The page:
As with the majority of young people and other Democrats across America, the US Presidential Election yielded highly disappointing and distressing results, with the imminent rise of a shameless demagogue. Those like me expected the election to result in a logical conclusion (of course, logical to me and the majority of Americans), although logic was not a theme or priority for nearly half of Americans. Rather, people were victim to Trump's bait and were fed what they wanted to hear.
For millennials who voted for the first time, or for those who would experience an America under Republican leadership for the first time, this will be a new and an uncomfortable experience. My close friends who are immigrants, LGBTQ, women, and black have already experienced stress and anxiety, and are genuinely afraid for their future livelihoods. But above all, they are looking for guidance on how to move forward.
- Mourn and/or be angry! Your emotions reveal a truth that you need to embrace and come to terms with--being angry or sad means that something is wrong, and it is clear that something is wrong given the result of this election.
- Reflect on the election results and recognize the severity of our American crises. We have to understand that race does not entirely explain the outcome of the election; after all, President Obama won twice. This was about the vast number of Americans who are disenchanted, disillusioned and distrustful of the political institution. This was an anti-vote.
- Lend a helping hand to your those in your family, your neighbor, and your friends who may need your contemplative ear.
- Organize dialogues with those in your networks, formally or informally online, to learn, share knowledge, and sympathize.
- Protest! Exercise your freedom to voice your dissent and never remain hopeless in face of power. Our historical social movements did not succeed because people remained complacent.
- Join networks, such as ACLU, to support efforts that will protect the rights of all Americans.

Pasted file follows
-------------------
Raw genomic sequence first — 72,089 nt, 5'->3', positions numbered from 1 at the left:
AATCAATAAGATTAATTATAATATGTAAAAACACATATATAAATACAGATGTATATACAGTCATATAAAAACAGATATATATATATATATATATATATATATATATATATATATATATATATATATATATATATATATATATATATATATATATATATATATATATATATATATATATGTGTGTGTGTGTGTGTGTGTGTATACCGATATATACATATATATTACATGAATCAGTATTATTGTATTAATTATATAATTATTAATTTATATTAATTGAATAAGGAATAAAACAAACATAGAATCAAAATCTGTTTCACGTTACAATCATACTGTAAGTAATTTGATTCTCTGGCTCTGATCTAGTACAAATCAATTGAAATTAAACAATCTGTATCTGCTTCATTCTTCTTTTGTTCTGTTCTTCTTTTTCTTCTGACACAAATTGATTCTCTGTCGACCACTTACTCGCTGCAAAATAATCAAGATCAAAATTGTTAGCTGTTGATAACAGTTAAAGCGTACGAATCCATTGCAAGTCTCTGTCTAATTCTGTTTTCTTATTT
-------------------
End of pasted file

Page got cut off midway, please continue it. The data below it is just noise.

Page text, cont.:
President Obama recently called for a peaceful transition of power, which makes sense given his position. However, is this also a call for complacency and idleness as millions of Americans fear for their lives and as the global community are concerned with the fate of the Paris Climate Agreement? As Americans are raising their voices around the United States, I offer a historical narrative that can inform their actions: the defiant nature of the Boston Tea Party. How can we ever hope to bring change without disrupting the oppressive forces that chain us? Such forces of neoliberalism and globalization resulted in the economic and political conditions that mobilized Trump voters, not just unfounded and misguided racism and sexism. So if there can be unity in beliefs between the Democrats and Republicans, it would be our rejection of these two forces. President Obama's urge for unity seems like a tall order for marginalized communities, who continue to be victim to the oppressive rhetoric that has been a hallmark of Trump's campaign and his supporters. It is also difficult to do when millions of Americans are fearful of losing health insurance and as Native Americans are fighting their battle against corporate elites to protect their land.
Instead, let's continue to voice our dissent and exhaust all possible solutions, including signing this quickly growing petition to have the Electoral College reconsider its loyalty to Trump. Those who are on the ground rallying against Trump: Remember that as agents of change, we have an entire history and tradition of social movements to draw from. In times like this, we should hold onto the belief that when there's a will, there's a way.